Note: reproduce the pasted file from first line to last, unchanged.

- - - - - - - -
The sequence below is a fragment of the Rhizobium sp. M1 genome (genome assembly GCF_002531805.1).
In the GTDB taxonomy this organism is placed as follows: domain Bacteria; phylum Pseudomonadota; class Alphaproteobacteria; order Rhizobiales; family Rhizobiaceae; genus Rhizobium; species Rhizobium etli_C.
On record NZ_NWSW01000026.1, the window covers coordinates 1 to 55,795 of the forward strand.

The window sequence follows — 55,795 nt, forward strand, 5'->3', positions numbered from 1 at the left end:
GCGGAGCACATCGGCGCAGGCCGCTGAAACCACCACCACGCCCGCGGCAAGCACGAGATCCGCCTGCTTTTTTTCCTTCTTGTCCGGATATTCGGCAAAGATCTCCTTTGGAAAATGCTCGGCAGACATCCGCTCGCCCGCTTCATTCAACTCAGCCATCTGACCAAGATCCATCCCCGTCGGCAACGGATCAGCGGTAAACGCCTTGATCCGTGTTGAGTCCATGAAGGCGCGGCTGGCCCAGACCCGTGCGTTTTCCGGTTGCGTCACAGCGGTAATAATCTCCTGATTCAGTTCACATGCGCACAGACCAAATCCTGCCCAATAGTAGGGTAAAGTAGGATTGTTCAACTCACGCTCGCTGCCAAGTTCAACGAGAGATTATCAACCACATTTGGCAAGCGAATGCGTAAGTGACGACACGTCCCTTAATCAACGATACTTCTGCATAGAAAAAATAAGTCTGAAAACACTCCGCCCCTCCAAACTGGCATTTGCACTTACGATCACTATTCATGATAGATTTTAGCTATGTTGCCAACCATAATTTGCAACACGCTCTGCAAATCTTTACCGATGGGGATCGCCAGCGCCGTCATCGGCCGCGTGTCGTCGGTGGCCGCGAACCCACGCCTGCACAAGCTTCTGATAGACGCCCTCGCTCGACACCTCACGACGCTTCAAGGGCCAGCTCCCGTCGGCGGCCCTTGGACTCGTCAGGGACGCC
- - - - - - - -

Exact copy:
The sequence below is a fragment of the Rhizobium sp. M1 genome (genome assembly GCF_002531805.1).
In the GTDB taxonomy this organism is placed as follows: domain Bacteria; phylum Pseudomonadota; class Alphaproteobacteria; order Rhizobiales; family Rhizobiaceae; genus Rhizobium; species Rhizobium etli_C.
On record NZ_NWSW01000026.1, the window covers coordinates 1 to 55,795 of the forward strand.

The window sequence follows — 55,795 nt, forward strand, 5'->3', positions numbered from 1 at the left end:
GCGGAGCACATCGGCGCAGGCCGCTGAAACCACCACCACGCCCGCGGCAAGCACGAGATCCGCCTGCTTTTTTTCCTTCTTGTCCGGATATTCGGCAAAGATCTCCTTTGGAAAATGCTCGGCAGACATCCGCTCGCCCGCTTCATTCAACTCAGCCATCTGACCAAGATCCATCCCCGTCGGCAACGGATCAGCGGTAAACGCCTTGATCCGTGTTGAGTCCATGAAGGCGCGGCTGGCCCAGACCCGTGCGTTTTCCGGTTGCGTCACAGCGGTAATAATCTCCTGATTCAGTTCACATGCGCACAGACCAAATCCTGCCCAATAGTAGGGTAAAGTAGGATTGTTCAACTCACGCTCGCTGCCAAGTTCAACGAGAGATTATCAACCACATTTGGCAAGCGAATGCGTAAGTGACGACACGTCCCTTAATCAACGATACTTCTGCATAGAAAAAATAAGTCTGAAAACACTCCGCCCCTCCAAACTGGCATTTGCACTTACGATCACTATTCATGATAGATTTTAGCTATGTTGCCAACCATAATTTGCAACACGCTCTGCAAATCTTTACCGATGGGGATCGCCAGCGCCGTCATCGGCCGCGTGTCGTCGGTGGCCGCGAACCCACGCCTGCACAAGCTTCTGATAGACGCCCTCGCTCGACACCTCACGACGCTTCAAGGGCCAGCTCCCGTCGGCGGCCCTTGGACTCGTCAGGGACGCC